Energy transition is happening quickly and disruptively in the transportation sector. But it is generally an open question whether the transition currently at hand is producing socially beneficial results. As we grapple with a sudden influx of new modes of mobility and business models, and contemplate the dawning of an entirely new mobility paradigm, are we just letting technology take us wherever it wants to go, or are we guiding technologies toward sustainable mobility? For that matter, what does sustainable mobility even mean? How can we weigh up all the pros and cons of new mobility modes—not just the social effects like safety and equity, but the environmental impacts, the total impact on the energy system, and the socioeconomic strategies we bring to our urban development and civic planning activities more generally? Can we hedge our bets against sudden and massive dislocations produced by autonomous vehicles? We explore all those questions and more in this episode with a researcher from Oxford University who has studied them deeply.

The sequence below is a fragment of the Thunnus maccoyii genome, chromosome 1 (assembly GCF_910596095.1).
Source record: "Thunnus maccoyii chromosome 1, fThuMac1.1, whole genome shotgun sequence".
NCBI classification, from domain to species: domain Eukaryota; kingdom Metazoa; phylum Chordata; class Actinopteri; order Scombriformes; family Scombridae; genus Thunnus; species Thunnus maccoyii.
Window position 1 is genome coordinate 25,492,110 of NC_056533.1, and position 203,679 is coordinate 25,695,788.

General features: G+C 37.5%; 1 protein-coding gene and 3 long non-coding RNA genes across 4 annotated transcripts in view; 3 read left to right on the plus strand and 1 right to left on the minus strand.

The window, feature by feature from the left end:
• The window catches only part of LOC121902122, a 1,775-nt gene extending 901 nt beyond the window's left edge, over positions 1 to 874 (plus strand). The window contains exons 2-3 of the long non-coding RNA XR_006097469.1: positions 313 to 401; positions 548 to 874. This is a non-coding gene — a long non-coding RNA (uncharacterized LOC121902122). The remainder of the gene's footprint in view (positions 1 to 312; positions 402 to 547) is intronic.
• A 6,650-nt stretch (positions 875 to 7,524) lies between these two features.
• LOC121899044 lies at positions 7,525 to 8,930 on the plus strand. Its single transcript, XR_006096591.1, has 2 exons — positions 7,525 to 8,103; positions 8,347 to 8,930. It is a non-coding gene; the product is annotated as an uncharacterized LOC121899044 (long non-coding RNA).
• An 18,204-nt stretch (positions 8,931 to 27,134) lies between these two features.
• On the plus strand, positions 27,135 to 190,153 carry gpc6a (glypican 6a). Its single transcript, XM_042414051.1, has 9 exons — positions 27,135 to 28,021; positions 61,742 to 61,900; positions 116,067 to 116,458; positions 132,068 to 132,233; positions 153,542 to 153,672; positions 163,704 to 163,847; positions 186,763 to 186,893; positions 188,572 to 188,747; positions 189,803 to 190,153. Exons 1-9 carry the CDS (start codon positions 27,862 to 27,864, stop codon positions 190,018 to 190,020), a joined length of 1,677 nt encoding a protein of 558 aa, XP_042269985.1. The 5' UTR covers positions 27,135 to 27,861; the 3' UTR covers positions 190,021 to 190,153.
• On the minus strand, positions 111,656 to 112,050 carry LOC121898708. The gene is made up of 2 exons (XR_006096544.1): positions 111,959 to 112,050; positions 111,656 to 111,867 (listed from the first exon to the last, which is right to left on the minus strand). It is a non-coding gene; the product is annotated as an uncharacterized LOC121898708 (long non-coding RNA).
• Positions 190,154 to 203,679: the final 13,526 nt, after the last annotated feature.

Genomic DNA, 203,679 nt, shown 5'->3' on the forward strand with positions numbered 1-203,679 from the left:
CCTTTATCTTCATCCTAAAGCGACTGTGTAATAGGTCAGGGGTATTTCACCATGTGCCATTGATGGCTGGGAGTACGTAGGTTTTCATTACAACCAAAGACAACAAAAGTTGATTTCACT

Debbie Hopkins is Associate Professor in Human Geography at the University of Oxford. Her position is split between the Sustainable Urban Development program, the Transport Studies Unit, and the School of Geography and the Environment. Debbie is a research affiliate of the Centre for Sustainability, University of Otago, New Zealand and Associate Editor of the Journal of Sustainable Tourism. Debbie has co-edited two books on transitions: Low Carbon Mobility Transitions (Goodfellow) in 2016, and Transitions in Energy Efficiency and Demand (Routledge) in 2018, both of which build upon her research interests across climate change, low-carbon futures and sociotechnical transitions. At Oxford, she leads research into expectations of automation in freight, everyday experiences of UK truckers, and novel methodologies for researching mobile work.
On Twitter: @debbiehopkins_
On the Web: Debbie Hopkins’ page at Google Scholar
Recording date: April 15, 2019
Air date: May 29, 2019
Geek rating: 2